Gemma Augusta

Gemma Augustea

This paper will be a visual description of the Gemma Augustea (Ramage, 146, 4.2). The analysis will cover the stylistic features of the piece, the history behind it, and the scenes depicted in it.   The paper will pull all these sections together to give the overarching themes of proclaiming the strength of Augustus and the power of Ancient Rome.   The piece teaches all of its viewers the might of Rome through Augustus, particularly in battle.   By studying these areas of the piece, one can understand more about the significance and the power of Augustus, Rome, and of the piece itself.
The Gemma Augustea is a large double-layered onyx cameo bordered by a gold trim. (Ramage, 146).   The onyx that the piece was carved from was comprised of two different colored veins.   The dark blue color is the deeper vein, and the white vein is above it.   The artist used this to his advantage by controlling the depth of the relief while carving it. The artist used the white vein of the onyx as the foreground for the piece, while using the dark vein to create a backdrop to the piece.   This color differentiation led to more contrast between the images and the background.   In addition, the artist was able to use more shadowing.   This type of carving takes extreme precision.   Typically cameo engraved gems like these were small pendants, rings, or jewelry (SmartHistory).   However, the notable size of this cameo engraved gem, which is 7.5 by 9 inches, makes it slightly easier for the artist to include such detail compared to a piece that is a fraction of the size (Ramage, 146).   It is assumed to have been created by artist Dioscurides sometime between 10-20 AD (Wikipedia).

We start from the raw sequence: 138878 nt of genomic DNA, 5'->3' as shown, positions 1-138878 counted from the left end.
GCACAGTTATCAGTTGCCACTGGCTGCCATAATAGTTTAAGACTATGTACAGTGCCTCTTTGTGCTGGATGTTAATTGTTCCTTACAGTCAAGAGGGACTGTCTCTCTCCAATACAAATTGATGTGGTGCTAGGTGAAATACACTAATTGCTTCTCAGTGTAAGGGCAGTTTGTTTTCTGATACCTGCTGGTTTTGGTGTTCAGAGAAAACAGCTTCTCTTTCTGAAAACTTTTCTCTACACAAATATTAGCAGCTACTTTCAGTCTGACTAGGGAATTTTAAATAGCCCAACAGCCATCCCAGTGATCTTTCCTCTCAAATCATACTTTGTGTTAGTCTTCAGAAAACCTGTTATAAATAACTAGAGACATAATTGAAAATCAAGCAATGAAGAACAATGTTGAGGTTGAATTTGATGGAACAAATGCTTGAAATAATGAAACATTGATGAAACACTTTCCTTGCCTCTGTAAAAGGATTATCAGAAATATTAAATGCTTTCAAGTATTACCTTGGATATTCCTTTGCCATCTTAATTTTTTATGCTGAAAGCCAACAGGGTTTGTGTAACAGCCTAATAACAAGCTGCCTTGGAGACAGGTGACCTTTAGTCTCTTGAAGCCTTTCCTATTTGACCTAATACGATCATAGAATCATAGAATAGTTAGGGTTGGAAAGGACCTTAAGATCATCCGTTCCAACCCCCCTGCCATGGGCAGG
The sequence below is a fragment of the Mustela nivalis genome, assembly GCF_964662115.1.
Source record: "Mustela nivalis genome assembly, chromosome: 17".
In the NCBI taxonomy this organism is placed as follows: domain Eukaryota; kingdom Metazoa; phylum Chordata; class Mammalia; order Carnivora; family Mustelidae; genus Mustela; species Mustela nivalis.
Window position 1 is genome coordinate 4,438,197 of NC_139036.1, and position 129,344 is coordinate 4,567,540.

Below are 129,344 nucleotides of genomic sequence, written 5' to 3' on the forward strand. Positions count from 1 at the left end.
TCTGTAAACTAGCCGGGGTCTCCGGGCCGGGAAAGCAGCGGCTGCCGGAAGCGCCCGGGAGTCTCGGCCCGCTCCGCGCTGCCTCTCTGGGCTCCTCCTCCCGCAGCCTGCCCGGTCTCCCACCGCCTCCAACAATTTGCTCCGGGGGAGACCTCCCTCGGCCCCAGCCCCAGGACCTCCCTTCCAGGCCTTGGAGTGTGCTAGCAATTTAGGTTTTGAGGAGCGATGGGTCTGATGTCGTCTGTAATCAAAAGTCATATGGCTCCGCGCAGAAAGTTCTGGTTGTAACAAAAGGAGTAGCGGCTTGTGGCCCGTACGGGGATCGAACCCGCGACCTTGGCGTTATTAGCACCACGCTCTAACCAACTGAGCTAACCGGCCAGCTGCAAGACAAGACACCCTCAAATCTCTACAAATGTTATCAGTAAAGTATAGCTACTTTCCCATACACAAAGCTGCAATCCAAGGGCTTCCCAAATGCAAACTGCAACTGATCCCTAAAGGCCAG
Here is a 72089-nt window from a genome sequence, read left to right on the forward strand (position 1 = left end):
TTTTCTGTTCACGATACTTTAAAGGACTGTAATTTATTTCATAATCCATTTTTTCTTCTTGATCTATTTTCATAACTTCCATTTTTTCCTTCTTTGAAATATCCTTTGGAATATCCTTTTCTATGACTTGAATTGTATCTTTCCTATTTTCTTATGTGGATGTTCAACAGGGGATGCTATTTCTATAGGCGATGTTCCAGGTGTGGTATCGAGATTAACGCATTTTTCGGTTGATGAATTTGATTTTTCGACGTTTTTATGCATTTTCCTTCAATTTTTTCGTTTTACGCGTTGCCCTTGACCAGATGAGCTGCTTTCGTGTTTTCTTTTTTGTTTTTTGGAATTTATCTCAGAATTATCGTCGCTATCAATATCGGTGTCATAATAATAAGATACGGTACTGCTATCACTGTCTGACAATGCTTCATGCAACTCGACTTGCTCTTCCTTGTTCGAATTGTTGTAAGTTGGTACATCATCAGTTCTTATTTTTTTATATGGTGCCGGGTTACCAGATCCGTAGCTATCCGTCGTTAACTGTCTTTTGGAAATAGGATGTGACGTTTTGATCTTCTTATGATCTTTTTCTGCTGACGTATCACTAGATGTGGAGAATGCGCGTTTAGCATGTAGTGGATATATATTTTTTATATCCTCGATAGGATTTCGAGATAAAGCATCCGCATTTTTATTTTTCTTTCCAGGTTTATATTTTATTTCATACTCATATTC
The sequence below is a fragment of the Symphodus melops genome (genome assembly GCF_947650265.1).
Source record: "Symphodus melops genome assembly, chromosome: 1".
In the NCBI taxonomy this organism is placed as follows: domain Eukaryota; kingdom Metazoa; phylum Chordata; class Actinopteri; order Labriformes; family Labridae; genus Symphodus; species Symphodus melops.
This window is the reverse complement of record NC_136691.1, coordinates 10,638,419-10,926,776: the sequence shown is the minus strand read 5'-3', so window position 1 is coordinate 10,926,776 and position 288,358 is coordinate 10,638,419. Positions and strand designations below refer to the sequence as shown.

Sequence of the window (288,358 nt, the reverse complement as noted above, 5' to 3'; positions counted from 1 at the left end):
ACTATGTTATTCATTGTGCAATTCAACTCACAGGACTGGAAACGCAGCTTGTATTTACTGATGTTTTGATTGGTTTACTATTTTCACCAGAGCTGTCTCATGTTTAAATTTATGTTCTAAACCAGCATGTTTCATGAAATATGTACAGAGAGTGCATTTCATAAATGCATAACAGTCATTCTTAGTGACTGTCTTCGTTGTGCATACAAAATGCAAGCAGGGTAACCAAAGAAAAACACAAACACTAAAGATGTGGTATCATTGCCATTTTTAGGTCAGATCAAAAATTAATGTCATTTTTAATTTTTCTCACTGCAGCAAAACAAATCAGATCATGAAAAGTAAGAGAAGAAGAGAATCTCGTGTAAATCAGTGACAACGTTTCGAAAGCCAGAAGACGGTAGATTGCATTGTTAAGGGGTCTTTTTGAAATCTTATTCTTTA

The history behind the scenes depicted on the piece begins with Augustus.   He had no sons, only a daughter.   When his daughter’s two sons, whom he had adopted as his own, both passed away in their early manhood, Augustus was forced to find another successor.   His stepson Tiberius, whom he wasn't...